- Gonadotropin-releasing hormone (Gn-RH) agonists and antagonists. These drugs block the production of ovarian-stimulating hormones. This action prevents menstruation and dramatically lowers estrogen levels, causing endometrial implants to shrink. Gn-RH agonists and antagonists can force endometriosis into remission during the time of treatment and sometimes for months or years afterward. These drugs create an artificial menopause that can sometimes lead to troublesome side effects, such as hot flashes and vaginal dryness. Taking a low dose of estrogen or progestin along with Gn-RH agonists and antagonists may decrease such side effects. If Gn-RH agonists don't relieve your pain, it's unlikely that endometriosis is responsible for your symptoms.
- Danazol. Another drug that blocks the production of ovarian-stimulating hormones, preventing menstruation and the symptoms of endometriosis, is danazol. In addition, it suppresses the growth of the endometrium. However, danazol may not be the first choice because it can cause unwanted side effects, such as acne and facial hair.
- Medroxyprogesterone (Depo-Provera). This injectable drug is effective in halting menstruation and the growth of endometrial implants, thereby relieving the signs and symptoms of endometriosis. Its side effects can include weight gain, decreased bone production and depressed mood.
- Aromatase inhibitors. Although not specifically approved for the treatment of endometriosis, studies suggest that aromatase inhibitors may significantly reduce endometriosis-related pain. Aromatase inhibitors work by blocking the conversion of hormones such as androstenedione and testosterone into estrogen and by blocking the production of estrogen from endometrial implants themselves. This deprives endometriosis of the estrogen it needs to grow. To reduce the risk of side effects, such as bone loss and follicular cysts, aromatase inhibitors must be taken in combination with a Gn-RH agonist or an oral estrogen-progestin contraceptive.
Hormonal therapies aren't a permanent fix for endometriosis. It's possible that you could experience a recurrence of your symptoms after stopping treatment.
If you have endometriosis and are trying to become pregnant, surgery to remove endometrial implants may increase your chances of success. If you have severe pain from endometriosis, you may also benefit from surgery.
Conservative surgery removes endometrial growths, scar tissue and adhesions without removing your reproductive organs. Your doctor may do this procedure laparoscopically or through traditional abdominal surgery in more extensive cases. In laparoscopic surgery, a slender viewing instrument (laparoscope) is inserted through a small incision near your navel. Guided by the laparoscope, your doctor inserts other instruments through another small incision to remove endometrial implants. Such instruments might include a laser, small surgical instruments or a cautery — an instrument that destroys tissue with heat.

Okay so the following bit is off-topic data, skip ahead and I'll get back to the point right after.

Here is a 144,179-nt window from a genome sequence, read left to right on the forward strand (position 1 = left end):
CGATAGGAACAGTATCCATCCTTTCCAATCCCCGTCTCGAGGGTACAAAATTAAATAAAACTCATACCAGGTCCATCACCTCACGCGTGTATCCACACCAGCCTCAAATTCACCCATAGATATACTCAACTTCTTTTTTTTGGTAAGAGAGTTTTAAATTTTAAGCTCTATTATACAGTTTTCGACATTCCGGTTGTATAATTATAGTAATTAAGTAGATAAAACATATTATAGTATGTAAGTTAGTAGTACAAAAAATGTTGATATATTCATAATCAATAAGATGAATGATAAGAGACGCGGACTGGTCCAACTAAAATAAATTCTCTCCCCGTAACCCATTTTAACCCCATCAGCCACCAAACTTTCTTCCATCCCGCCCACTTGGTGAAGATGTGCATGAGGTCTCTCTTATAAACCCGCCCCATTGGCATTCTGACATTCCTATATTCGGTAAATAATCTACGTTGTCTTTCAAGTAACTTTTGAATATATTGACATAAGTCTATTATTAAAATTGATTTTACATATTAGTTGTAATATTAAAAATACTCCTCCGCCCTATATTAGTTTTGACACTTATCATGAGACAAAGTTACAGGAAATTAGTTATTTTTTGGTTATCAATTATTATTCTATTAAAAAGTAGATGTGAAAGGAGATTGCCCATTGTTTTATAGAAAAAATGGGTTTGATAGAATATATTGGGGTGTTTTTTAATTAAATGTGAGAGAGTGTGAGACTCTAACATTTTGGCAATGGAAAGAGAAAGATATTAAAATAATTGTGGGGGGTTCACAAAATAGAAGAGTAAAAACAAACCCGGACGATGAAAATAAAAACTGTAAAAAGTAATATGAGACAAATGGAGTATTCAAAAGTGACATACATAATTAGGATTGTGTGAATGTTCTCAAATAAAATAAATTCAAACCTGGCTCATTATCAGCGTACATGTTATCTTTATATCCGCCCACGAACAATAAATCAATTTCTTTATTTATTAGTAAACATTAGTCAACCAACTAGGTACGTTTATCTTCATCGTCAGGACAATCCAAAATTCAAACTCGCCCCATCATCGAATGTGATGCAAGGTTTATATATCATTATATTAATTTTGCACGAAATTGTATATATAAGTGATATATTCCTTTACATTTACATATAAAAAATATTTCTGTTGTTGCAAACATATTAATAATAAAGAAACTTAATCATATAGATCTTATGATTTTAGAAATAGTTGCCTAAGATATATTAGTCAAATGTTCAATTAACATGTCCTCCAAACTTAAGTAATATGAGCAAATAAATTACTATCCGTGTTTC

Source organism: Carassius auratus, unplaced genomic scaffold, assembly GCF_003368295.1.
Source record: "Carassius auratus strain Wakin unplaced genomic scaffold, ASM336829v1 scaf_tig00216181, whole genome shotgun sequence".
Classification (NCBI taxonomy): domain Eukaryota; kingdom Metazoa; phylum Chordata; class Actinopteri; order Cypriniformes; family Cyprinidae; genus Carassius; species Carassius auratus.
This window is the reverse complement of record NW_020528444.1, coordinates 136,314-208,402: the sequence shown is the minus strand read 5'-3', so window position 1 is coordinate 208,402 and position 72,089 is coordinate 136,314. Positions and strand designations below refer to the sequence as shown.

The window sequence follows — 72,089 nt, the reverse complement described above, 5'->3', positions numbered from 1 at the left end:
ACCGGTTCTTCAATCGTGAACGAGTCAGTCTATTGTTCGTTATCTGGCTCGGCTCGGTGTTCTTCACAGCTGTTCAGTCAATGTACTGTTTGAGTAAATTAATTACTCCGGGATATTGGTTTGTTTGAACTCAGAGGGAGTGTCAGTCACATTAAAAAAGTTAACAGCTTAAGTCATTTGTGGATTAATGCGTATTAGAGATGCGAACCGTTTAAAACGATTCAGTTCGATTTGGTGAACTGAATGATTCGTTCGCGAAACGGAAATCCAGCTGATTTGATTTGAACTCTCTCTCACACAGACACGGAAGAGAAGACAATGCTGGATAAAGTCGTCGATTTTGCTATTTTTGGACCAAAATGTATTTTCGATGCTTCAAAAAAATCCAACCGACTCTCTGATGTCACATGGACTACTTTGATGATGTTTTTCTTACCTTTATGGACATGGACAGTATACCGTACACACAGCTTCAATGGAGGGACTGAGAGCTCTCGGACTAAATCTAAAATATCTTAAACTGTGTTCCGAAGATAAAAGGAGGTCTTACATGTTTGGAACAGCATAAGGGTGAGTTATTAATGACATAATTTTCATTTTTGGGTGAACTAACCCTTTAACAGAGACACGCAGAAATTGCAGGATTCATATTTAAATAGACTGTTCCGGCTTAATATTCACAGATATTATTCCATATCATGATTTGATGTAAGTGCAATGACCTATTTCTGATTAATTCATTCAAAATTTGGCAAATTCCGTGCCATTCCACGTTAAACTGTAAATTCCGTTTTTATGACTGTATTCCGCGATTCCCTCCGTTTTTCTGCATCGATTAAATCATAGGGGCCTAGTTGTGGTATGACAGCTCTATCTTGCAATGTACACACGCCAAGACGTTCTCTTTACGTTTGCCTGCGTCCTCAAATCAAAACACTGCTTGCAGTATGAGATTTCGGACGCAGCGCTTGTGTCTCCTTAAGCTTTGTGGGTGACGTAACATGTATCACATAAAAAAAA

Assisted reproductive technologies to help you become pregnant are sometimes preferable to conservative surgery, and doctors often suggest these approaches if conservative surgery is ineffective.
In severe cases of endometriosis, surgery to remove the uterus and cervix (total hysterectomy) as well as both ovaries may be the best treatment. Hysterectomy alone is not effective — the estrogen your ovaries produce can stimulate any remaining endometriosis and cause pain to persist. Surgery is typically considered a last resort, especially for women still in their reproductive years. You can't get pregnant after a hysterectomy.
Lifestyle and home remedies
If your pain persists or if finding a treatment that works takes some time, you can try measures at home to relieve your discomfort. Warm baths and a heating pad can help relax pelvic muscles, reducing cramping and pain.
Finding a doctor with whom you feel comfortable is crucial in managing and treating endometriosis. You may also want to get a second opinion before starting any treatment regimen to be sure you know all of your options and the possible outcomes.
Some women report relief from endometriosis pain after acupuncture treatment. However, research is sparse on this — or any other — alternative treatment for endometriosis. If you're interested in pursuing this therapy in the hope that it could help you, ask your doctor to recommend a reputable acupuncturist. Check with your insurance company beforehand to see if the expense will be covered.
Coping and support
Left undiagnosed or untreated, endometriosis can be a frustrating condition. Painful periods can cause you to miss work or school and can strain relationships. Recurring pain can lead to depression, irritability, anxiety, anger and feelings of helplessness. Infertility linked to endometriosis also can cause emotional distress.
That's why it's important to seek treatment if you suspect you may have endometriosis. Keeping a record of your symptoms can aid your doctor in your diagnosis.
If you're dealing with endometriosis or its complications, you may want to consider joining a support group for women with endometriosis or fertility problems. Sometimes it helps simply to talk to other women who can relate to your feelings and experiences. If you can't find a support group in your community, look for one on the Internet.
Because the causes of endometriosis remain elusive, no definite techniques to manage the risk of endometriosis have been developed. Although it appears that women who have given birth are less likely to develop endometriosis than are women who have not, many other factors play a more important role in the decision to have a child.